Awards will be given for the most outstanding student oral and poster presentation submitted to the Physical Activity Section and related to at least one of the Physical Activity Section topics of interest (please see above) in the 2020 Call for Abstracts.
Student member (undergraduate, masters, doctoral) of the APHA Physical Activity Section at the time of presentation.
Student should be the first author on the abstract.
Abstract should be based on independent research of the student.
All student abstract submissions will be considered for these awards. No separate submission is necessary, but please indicate if the first author is a student (under Abstract Format).
Physical Activity Section 2020 Steven P. Hooker Research Award
An award will be given for the most outstanding research abstract submitted to the Physical Activity Section and is related to at least one of the Physical Activity Section topics of interest (please see above) in the Call for Abstracts.
Member (Regular, Early Career Professional, Retired, Special Health Worker) of the APHA Physical Activity Section
Candidate should be the first author on the abstract.
Evaluation and selection of award winners
The awards committee will select nominees for each award. A panel made up of the Physical Activity Section Leadership Team will attend the nominated oral and poster sessions to judge the presentations. All submissions to the Physical Activity Section will be considered and will be based upon both abstract scores and the above noted judging criteria. The presentations will be rated on a set of criteria including: presentation style, content, quality of contribution to the literature/impact, quality of data and methodology.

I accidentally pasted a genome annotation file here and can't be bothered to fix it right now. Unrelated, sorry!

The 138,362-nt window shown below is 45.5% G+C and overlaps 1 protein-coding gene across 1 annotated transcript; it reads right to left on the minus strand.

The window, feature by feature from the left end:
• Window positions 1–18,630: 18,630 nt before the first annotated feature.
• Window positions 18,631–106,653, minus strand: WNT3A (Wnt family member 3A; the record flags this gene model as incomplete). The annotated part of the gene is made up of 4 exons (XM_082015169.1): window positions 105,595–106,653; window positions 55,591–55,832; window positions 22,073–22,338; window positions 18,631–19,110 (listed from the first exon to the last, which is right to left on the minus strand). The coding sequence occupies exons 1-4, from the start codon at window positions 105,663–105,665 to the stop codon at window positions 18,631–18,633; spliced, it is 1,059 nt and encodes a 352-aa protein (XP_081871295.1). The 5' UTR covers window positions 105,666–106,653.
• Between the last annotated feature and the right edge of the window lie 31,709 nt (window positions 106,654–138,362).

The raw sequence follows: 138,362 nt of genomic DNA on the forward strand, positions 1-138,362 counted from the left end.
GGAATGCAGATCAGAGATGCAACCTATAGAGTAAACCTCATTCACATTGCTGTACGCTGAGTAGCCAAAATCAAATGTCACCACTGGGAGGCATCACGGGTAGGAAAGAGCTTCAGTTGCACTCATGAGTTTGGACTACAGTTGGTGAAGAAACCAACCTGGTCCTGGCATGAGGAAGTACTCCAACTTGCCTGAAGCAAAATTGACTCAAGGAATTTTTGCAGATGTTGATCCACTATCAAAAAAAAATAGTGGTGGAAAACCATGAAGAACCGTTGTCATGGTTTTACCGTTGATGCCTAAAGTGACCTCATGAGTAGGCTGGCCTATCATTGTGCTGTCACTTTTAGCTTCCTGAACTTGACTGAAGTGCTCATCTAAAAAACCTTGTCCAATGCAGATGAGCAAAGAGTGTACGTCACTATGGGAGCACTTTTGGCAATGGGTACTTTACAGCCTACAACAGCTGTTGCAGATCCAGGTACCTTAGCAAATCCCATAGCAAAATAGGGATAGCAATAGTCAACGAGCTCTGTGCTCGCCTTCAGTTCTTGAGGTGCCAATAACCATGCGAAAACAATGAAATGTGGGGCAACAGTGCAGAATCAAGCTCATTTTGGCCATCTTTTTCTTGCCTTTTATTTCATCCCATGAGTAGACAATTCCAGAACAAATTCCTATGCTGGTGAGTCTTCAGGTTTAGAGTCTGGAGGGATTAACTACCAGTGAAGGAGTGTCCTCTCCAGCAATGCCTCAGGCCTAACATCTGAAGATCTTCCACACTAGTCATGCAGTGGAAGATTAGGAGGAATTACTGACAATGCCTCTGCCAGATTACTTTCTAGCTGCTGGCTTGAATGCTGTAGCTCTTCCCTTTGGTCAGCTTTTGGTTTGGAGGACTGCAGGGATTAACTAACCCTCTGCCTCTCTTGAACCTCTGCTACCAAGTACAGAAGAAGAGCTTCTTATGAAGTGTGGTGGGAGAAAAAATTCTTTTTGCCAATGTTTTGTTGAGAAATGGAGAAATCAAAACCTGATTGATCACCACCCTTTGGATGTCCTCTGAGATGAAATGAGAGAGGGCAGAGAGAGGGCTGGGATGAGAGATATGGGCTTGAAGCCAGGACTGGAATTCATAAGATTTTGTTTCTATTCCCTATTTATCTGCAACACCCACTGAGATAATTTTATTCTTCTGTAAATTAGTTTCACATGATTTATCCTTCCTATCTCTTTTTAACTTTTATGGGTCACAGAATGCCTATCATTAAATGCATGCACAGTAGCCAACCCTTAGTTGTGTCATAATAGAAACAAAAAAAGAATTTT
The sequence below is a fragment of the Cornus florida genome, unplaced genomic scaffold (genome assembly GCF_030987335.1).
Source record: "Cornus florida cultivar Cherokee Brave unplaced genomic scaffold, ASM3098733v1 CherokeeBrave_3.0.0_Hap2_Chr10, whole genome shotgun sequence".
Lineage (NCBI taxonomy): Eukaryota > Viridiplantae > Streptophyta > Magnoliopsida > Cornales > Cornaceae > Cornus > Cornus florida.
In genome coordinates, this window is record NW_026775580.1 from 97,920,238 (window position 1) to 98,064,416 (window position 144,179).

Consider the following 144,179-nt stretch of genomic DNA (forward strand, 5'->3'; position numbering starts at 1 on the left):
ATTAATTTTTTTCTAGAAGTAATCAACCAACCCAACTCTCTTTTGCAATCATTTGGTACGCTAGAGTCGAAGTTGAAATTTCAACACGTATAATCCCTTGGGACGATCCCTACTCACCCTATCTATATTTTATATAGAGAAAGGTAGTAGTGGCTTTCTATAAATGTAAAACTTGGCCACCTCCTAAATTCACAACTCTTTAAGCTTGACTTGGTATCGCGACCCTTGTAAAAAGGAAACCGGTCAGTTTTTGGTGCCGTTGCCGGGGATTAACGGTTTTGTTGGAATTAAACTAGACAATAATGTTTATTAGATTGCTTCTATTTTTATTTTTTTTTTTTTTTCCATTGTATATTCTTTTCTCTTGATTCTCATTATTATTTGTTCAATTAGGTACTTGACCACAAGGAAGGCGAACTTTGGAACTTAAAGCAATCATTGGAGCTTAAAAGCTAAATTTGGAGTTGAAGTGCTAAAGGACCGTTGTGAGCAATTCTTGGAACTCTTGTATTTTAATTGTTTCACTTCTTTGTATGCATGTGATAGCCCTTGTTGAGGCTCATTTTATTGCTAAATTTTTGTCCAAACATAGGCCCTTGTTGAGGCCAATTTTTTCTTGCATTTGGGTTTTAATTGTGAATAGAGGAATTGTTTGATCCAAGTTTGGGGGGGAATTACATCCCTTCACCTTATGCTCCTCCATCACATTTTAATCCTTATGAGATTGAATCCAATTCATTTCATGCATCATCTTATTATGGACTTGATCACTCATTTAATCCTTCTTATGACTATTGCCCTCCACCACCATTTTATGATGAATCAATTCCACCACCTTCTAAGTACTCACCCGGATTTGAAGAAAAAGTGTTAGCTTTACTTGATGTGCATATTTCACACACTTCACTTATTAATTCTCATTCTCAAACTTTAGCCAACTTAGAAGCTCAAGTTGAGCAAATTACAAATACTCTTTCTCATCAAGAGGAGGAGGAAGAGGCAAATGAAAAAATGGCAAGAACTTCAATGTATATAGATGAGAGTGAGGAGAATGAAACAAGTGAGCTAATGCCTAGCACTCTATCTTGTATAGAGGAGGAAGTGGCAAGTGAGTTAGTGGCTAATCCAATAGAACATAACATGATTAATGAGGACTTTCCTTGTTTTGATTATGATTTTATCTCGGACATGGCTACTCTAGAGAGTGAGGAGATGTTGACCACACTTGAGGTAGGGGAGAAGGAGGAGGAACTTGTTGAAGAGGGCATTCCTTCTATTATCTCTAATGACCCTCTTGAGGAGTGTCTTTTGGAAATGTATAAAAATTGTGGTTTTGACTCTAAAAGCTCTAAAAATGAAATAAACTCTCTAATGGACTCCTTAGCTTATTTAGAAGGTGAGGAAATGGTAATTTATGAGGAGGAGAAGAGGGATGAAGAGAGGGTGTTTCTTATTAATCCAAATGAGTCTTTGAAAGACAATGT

The award winners will be announced at the Physical Activity Section social event at the 2020 Annual Meeting and online at the end of the conference.
Continuing Education Credit
APHA values the ability to provide continuing education credit to physicians, nurses, health educators, veterinarians, and those certified in public health at its annual meeting. Please complete all required information when submitting an abstract so members can claim credit for attending your session. These credits are necessary for members to keep their licenses and credentials.
For a session to be eligible for Continuing Education Credit, each presenter must provide:
An abstract free of trade and/or commercial product names
At least one MEASURABLE outcomes (DO NOT USE “To understand” or “To learn” as objectives, they are not measureable). Examples of Acceptable Measurable Action Words: Explain, Demonstrate, Analyze, Formulate, Discuss, Compare, Differentiate, Describe, Name, Assess, Evaluate, Identify, Design, Define or List.
A signed Conflict of Interest (Disclosure) form with a relevant Qualification Statement. See an example of an acceptable Qualification Statement on the online Disclosure form.
Contact Mighty Fine at firstname.lastname@example.org if you have any questions concerning continuing education credit. Please contact the program planner for all other questions.
Program Planner Contact Information:
Noël C Barengo, MD, MPH, PhD Department of Translational Medicine Herbert Wertheim College of Medicine, Florida International University 11200 SW 8th Street, AHC2 Miami, FL 33199 Phone: 3058428793 Fax: 3053480123 email@example.com
Alan Beck, PhD, CHES, ACSM-CEP Prevention Research Center Washington University in St. Louis One Brookings Drive Campus Box 1196 St. Louis, MO 63130 Phone: 314-935-0125 firstname.lastname@example.org